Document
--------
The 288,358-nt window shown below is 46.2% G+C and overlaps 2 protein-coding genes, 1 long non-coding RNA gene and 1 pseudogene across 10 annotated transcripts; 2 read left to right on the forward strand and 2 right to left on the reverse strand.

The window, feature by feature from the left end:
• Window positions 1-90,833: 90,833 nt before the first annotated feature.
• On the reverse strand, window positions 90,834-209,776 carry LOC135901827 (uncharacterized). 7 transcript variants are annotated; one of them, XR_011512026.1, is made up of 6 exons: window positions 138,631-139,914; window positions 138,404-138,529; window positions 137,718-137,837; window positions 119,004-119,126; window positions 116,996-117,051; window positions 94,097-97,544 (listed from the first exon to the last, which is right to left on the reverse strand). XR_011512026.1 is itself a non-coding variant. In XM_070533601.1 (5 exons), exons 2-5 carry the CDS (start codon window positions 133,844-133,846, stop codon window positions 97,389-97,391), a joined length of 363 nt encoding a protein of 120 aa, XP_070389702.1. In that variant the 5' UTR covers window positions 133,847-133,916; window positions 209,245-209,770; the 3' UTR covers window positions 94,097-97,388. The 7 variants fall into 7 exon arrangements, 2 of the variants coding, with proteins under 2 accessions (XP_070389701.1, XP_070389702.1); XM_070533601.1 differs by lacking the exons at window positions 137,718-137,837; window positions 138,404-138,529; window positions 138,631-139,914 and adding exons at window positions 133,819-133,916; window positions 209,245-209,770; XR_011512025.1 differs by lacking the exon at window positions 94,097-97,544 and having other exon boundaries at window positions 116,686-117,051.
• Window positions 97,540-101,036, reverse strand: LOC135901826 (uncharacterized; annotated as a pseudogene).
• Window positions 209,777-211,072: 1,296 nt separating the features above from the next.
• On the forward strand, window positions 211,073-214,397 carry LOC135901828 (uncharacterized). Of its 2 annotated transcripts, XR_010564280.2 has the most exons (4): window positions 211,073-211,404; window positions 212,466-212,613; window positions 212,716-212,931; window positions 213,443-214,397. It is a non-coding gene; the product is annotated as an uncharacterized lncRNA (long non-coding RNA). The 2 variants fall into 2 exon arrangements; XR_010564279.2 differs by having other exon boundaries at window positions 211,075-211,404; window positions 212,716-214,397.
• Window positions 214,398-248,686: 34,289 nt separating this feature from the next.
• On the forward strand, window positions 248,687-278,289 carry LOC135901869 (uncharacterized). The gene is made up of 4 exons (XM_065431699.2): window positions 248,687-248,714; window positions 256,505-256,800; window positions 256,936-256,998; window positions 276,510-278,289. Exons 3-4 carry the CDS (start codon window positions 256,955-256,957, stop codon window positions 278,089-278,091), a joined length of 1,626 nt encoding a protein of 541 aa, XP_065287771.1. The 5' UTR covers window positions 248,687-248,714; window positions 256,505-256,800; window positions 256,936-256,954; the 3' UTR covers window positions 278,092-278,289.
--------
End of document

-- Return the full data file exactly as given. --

The 288,358-nt window shown below is 46.2% G+C and overlaps 2 protein-coding genes, 1 long non-coding RNA gene and 1 pseudogene across 10 annotated transcripts; 2 read left to right on the forward strand and 2 right to left on the reverse strand.

The window, feature by feature from the left end:
• Window positions 1-90,833: 90,833 nt before the first annotated feature.
• On the reverse strand, window positions 90,834-209,776 carry LOC135901827 (uncharacterized). 7 transcript variants are annotated; one of them, XR_011512026.1, is made up of 6 exons: window positions 138,631-139,914; window positions 138,404-138,529; window positions 137,718-137,837; window positions 119,004-119,126; window positions 116,996-117,051; window positions 94,097-97,544 (listed from the first exon to the last, which is right to left on the reverse strand). XR_011512026.1 is itself a non-coding variant. In XM_070533601.1 (5 exons), exons 2-5 carry the CDS (start codon window positions 133,844-133,846, stop codon window positions 97,389-97,391), a joined length of 363 nt encoding a protein of 120 aa, XP_070389702.1. In that variant the 5' UTR covers window positions 133,847-133,916; window positions 209,245-209,770; the 3' UTR covers window positions 94,097-97,388. The 7 variants fall into 7 exon arrangements, 2 of the variants coding, with proteins under 2 accessions (XP_070389701.1, XP_070389702.1); XM_070533601.1 differs by lacking the exons at window positions 137,718-137,837; window positions 138,404-138,529; window positions 138,631-139,914 and adding exons at window positions 133,819-133,916; window positions 209,245-209,770; XR_011512025.1 differs by lacking the exon at window positions 94,097-97,544 and having other exon boundaries at window positions 116,686-117,051.
• Window positions 97,540-101,036, reverse strand: LOC135901826 (uncharacterized; annotated as a pseudogene).
• Window positions 209,777-211,072: 1,296 nt separating the features above from the next.
• On the forward strand, window positions 211,073-214,397 carry LOC135901828 (uncharacterized). Of its 2 annotated transcripts, XR_010564280.2 has the most exons (4): window positions 211,073-211,404; window positions 212,466-212,613; window positions 212,716-212,931; window positions 213,443-214,397. It is a non-coding gene; the product is annotated as an uncharacterized lncRNA (long non-coding RNA). The 2 variants fall into 2 exon arrangements; XR_010564279.2 differs by having other exon boundaries at window positions 211,075-211,404; window positions 212,716-214,397.
• Window positions 214,398-248,686: 34,289 nt separating this feature from the next.
• On the forward strand, window positions 248,687-278,289 carry LOC135901869 (uncharacterized). The gene is made up of 4 exons (XM_065431699.2): window positions 248,687-248,714; window positions 256,505-256,800; window positions 256,936-256,998; window positions 276,510-278,289. Exons 3-4 carry the CDS (start codon window positions 256,955-256,957, stop codon window positions 278,089-278,091), a joined length of 1,626 nt encoding a protein of 541 aa, XP_065287771.1. The 5' UTR covers window positions 248,687-248,714; window positions 256,505-256,800; window positions 256,936-256,954; the 3' UTR covers window positions 278,092-278,289.